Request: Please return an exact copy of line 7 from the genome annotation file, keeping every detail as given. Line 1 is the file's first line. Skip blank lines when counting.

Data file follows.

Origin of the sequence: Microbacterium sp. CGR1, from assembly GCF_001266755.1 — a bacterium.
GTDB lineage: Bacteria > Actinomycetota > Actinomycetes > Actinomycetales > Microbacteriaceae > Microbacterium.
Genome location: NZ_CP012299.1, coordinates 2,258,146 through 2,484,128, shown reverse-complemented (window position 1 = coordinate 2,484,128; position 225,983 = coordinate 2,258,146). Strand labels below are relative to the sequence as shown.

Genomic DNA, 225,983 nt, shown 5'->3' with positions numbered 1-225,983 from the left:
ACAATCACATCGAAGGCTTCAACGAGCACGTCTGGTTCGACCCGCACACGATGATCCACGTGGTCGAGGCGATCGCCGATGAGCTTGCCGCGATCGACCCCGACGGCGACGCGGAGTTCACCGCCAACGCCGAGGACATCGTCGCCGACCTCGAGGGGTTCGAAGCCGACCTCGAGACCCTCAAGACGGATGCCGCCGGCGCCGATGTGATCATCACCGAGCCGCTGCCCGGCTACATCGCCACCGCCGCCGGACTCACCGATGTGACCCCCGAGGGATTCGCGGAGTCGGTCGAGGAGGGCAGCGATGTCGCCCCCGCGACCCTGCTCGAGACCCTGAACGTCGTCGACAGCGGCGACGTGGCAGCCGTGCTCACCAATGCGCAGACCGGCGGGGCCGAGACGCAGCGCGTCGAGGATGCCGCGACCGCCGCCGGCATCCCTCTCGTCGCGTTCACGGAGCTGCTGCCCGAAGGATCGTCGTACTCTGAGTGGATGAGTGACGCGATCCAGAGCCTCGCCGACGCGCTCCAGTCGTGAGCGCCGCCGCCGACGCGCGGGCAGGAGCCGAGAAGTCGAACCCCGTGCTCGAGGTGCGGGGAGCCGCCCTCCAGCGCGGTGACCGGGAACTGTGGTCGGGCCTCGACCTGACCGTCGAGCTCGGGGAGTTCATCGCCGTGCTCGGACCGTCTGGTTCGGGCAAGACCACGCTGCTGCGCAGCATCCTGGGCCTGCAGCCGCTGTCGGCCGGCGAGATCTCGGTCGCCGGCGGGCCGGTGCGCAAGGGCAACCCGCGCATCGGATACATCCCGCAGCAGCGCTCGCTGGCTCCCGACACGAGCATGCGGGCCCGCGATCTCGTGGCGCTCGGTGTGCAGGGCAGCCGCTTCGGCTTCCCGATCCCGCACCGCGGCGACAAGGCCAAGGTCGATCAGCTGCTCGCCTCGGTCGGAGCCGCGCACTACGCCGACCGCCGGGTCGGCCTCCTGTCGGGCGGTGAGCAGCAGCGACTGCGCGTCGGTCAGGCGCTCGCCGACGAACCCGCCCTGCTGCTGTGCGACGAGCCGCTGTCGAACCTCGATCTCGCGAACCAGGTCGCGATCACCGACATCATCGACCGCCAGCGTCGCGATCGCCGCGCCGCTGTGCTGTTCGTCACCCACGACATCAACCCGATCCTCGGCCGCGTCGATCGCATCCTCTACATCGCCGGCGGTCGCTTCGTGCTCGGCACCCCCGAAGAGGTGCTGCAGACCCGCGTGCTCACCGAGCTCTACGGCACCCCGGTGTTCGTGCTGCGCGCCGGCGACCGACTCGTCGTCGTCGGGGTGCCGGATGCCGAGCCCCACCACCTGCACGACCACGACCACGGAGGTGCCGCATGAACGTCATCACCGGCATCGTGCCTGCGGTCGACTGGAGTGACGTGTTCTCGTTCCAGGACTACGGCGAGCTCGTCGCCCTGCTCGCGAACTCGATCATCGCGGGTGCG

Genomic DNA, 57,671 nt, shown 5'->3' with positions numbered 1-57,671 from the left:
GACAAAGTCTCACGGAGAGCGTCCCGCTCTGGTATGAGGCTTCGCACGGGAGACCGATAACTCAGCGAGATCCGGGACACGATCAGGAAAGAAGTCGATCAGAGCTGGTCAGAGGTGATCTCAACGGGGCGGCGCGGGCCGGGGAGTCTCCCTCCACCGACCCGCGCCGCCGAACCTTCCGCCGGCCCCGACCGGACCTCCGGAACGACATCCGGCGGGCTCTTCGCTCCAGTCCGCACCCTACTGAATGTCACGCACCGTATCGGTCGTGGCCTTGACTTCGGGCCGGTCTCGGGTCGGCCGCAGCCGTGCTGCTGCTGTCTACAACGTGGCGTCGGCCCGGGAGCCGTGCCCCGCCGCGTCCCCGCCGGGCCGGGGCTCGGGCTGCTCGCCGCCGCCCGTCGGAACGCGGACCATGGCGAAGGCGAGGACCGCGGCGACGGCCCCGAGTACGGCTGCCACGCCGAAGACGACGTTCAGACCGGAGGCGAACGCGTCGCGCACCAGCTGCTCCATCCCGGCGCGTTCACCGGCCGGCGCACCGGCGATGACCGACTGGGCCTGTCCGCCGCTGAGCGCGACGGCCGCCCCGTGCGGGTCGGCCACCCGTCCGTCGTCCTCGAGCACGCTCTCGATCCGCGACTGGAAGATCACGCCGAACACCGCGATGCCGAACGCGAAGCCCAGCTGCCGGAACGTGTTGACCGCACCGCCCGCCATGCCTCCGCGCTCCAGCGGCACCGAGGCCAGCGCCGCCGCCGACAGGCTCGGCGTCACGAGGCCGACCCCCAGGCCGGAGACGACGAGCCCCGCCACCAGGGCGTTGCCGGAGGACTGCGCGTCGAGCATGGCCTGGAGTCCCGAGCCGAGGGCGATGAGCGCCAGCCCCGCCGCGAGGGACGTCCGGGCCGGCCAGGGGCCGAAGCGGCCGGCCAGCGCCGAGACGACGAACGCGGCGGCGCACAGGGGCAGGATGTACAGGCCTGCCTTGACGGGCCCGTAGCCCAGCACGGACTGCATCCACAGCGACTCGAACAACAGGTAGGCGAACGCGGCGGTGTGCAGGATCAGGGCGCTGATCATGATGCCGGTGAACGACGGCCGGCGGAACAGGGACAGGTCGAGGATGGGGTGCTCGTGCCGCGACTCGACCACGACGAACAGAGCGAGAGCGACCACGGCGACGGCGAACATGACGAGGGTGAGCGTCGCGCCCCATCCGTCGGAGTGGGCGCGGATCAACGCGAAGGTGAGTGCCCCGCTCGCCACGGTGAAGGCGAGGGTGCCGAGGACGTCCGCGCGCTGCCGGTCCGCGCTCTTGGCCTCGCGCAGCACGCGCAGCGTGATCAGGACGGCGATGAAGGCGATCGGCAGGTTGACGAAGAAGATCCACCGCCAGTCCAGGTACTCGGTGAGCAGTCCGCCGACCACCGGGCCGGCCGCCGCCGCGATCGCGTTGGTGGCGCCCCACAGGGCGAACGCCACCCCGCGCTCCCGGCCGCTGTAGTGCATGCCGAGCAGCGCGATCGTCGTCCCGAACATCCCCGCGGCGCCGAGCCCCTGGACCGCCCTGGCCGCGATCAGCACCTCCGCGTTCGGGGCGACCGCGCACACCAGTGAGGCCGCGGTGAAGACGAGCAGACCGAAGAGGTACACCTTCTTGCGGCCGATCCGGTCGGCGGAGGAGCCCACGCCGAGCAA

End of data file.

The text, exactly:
GACAAAGTCTCACGGAGAGCGTCCCGCTCTGGTATGAGGCTTCGCACGGGAGACCGATAACTCAGCGAGATCCGGGACACGATCAGGAAAGAAGTCGATCAGAGCTGGTCAGAGGTGATCTCAACGGGGCGGCGCGGGCCGGGGAGTCTCCCTCCACCGACCCGCGCCGCCGAACCTTCCGCCGGCCCCGACCGGACCTCCGGAACGACATCCGGCGGGCTCTTCGCTCCAGTCCGCACCCTACTGAATGTCACGCACCGTATCGGTCGTGGCCTTGACTTCGGGCCGGTCTCGGGTCGGCCGCAGCCGTGCTGCTGCTGTCTACAACGTGGCGTCGGCCCGGGAGCCGTGCCCCGCCGCGTCCCCGCCGGGCCGGGGCTCGGGCTGCTCGCCGCCGCCCGTCGGAACGCGGACCATGGCGAAGGCGAGGACCGCGGCGACGGCCCCGAGTACGGCTGCCACGCCGAAGACGACGTTCAGACCGGAGGCGAACGCGTCGCGCACCAGCTGCTCCATCCCGGCGCGTTCACCGGCCGGCGCACCGGCGATGACCGACTGGGCCTGTCCGCCGCTGAGCGCGACGGCCGCCCCGTGCGGGTCGGCCACCCGTCCGTCGTCCTCGAGCACGCTCTCGATCCGCGACTGGAAGATCACGCCGAACACCGCGATGCCGAACGCGAAGCCCAGCTGCCGGAACGTGTTGACCGCACCGCCCGCCATGCCTCCGCGCTCCAGCGGCACCGAGGCCAGCGCCGCCGCCGACAGGCTCGGCGTCACGAGGCCGACCCCCAGGCCGGAGACGACGAGCCCCGCCACCAGGGCGTTGCCGGAGGACTGCGCGTCGAGCATGGCCTGGAGTCCCGAGCCGAGGGCGATGAGCGCCAGCCCCGCCGCGAGGGACGTCCGGGCCGGCCAGGGGCCGAAGCGGCCGGCCAGCGCCGAGACGACGAACGCGGCGGCGCACAGGGGCAGGATGTACAGGCCTGCCTTGACGGGCCCGTAGCCCAGCACGGACTGCATCCACAGCGACTCGAACAACAGGTAGGCGAACGCGGCGGTGTGCAGGATCAGGGCGCTGATCATGATGCCGGTGAACGACGGCCGGCGGAACAGGGACAGGTCGAGGATGGGGTGCTCGTGCCGCGACTCGACCACGACGAACAGAGCGAGAGCGACCACGGCGACGGCGAACATGACGAGGGTGAGCGTCGCGCCCCATCCGTCGGAGTGGGCGCGGATCAACGCGAAGGTGAGTGCCCCGCTCGCCACGGTGAAGGCGAGGGTGCCGAGGACGTCCGCGCGCTGCCGGTCCGCGCTCTTGGCCTCGCGCAGCACGCGCAGCGTGATCAGGACGGCGATGAAGGCGATCGGCAGGTTGACGAAGAAGATCCACCGCCAGTCCAGGTACTCGGTGAGCAGTCCGCCGACCACCGGGCCGGCCGCCGCCGCGATCGCGTTGGTGGCGCCCCACAGGGCGAACGCCACCCCGCGCTCCCGGCCGCTGTAGTGCATGCCGAGCAGCGCGATCGTCGTCCCGAACATCCCCGCGGCGCCGAGCCCCTGGACCGCCCTGGCCGCGATCAGCACCTCCGCGTTCGGGGCGACCGCGCACACCAGTGAGGCCGCGGTGAAGACGAGCAGACCGAAGAGGTACACCTTCTTGCGGCCGATCCGGTCGGCGGAGGAGCCCACGCCGAGCAA